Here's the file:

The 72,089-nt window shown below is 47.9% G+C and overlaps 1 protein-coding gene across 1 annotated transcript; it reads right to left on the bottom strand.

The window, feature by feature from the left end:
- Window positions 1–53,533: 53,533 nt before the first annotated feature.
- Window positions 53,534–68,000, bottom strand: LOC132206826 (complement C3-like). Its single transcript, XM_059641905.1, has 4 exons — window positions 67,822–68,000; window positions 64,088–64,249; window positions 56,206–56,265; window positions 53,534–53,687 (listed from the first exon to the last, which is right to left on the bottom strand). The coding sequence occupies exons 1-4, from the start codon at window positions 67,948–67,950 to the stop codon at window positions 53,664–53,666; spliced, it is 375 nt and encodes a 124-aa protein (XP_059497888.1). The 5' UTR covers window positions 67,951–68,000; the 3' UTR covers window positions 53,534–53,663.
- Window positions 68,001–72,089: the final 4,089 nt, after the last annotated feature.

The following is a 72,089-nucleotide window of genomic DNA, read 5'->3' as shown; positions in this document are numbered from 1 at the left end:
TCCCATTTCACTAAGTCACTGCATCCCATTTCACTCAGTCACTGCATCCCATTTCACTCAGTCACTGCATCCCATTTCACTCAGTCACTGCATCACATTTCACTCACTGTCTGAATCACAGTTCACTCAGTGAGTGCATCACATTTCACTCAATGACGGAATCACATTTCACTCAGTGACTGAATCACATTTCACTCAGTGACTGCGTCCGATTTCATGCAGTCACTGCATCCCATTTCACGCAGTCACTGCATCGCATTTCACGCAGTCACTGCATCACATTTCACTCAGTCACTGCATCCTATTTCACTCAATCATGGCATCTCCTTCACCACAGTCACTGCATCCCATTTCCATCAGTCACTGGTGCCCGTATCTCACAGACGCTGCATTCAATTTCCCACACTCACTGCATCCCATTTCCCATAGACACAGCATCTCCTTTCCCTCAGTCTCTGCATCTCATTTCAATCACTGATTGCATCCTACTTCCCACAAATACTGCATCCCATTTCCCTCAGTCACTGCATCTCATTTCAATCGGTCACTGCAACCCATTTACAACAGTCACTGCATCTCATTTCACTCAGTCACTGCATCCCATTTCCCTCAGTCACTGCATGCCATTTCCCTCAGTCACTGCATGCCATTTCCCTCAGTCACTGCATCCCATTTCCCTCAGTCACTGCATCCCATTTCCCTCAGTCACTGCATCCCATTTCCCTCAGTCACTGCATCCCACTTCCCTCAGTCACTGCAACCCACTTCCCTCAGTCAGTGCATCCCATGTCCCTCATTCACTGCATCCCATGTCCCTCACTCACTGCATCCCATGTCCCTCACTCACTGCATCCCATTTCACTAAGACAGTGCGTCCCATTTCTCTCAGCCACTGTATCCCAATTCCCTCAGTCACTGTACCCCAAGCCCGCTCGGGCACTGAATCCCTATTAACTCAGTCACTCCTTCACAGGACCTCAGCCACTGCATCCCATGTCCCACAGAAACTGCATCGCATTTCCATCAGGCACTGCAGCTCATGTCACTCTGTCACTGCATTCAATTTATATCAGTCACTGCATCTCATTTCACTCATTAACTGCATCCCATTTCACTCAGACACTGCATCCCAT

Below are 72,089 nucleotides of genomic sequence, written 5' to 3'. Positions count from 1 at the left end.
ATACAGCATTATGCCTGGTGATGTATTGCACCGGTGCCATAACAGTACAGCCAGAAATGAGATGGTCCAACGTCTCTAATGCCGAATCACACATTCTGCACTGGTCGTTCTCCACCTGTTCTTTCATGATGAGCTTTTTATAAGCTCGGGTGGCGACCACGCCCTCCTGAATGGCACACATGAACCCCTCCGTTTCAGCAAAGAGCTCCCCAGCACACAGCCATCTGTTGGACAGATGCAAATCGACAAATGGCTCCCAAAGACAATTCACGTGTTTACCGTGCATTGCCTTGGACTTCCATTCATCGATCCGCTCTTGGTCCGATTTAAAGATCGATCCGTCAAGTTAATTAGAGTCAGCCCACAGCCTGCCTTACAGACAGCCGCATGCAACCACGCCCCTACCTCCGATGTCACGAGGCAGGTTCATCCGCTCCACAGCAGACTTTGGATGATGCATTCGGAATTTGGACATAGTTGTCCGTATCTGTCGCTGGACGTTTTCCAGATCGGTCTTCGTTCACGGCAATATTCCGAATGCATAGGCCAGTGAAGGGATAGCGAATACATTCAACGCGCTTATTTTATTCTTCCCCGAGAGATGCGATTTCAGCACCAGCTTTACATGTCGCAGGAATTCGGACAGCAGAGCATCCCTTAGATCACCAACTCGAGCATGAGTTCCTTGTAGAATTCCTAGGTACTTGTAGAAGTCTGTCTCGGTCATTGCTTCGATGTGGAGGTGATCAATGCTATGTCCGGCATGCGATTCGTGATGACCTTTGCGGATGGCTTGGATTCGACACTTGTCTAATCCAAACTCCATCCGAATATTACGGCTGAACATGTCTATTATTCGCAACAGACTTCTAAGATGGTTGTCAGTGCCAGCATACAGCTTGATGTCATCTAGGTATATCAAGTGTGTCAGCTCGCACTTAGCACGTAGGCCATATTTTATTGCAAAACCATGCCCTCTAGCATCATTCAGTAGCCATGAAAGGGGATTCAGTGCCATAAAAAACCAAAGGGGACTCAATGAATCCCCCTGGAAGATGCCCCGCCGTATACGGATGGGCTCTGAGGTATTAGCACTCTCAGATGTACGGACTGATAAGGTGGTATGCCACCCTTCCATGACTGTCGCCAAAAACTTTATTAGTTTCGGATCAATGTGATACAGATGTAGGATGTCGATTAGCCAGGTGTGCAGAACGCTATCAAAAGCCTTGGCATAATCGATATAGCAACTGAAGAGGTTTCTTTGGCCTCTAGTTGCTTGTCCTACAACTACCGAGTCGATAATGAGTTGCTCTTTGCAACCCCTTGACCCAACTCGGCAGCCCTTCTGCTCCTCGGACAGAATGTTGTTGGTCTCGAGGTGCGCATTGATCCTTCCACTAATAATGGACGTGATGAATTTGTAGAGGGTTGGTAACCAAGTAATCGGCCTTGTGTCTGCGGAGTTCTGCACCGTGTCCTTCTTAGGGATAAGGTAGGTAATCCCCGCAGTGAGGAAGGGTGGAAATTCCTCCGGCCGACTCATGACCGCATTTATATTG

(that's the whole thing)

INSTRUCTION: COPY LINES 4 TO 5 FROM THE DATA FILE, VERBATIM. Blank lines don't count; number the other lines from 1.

- Window positions 53,534–68,000, bottom strand: LOC132206826 (complement C3-like). Its single transcript, XM_059641905.1, has 4 exons — window positions 67,822–68,000; window positions 64,088–64,249; window positions 56,206–56,265; window positions 53,534–53,687 (listed from the first exon to the last, which is right to left on the bottom strand). The coding sequence occupies exons 1-4, from the start codon at window positions 67,948–67,950 to the stop codon at window positions 53,664–53,666; spliced, it is 375 nt and encodes a 124-aa protein (XP_059497888.1). The 5' UTR covers window positions 67,951–68,000; the 3' UTR covers window positions 53,534–53,663.
- Window positions 68,001–72,089: the final 4,089 nt, after the last annotated feature.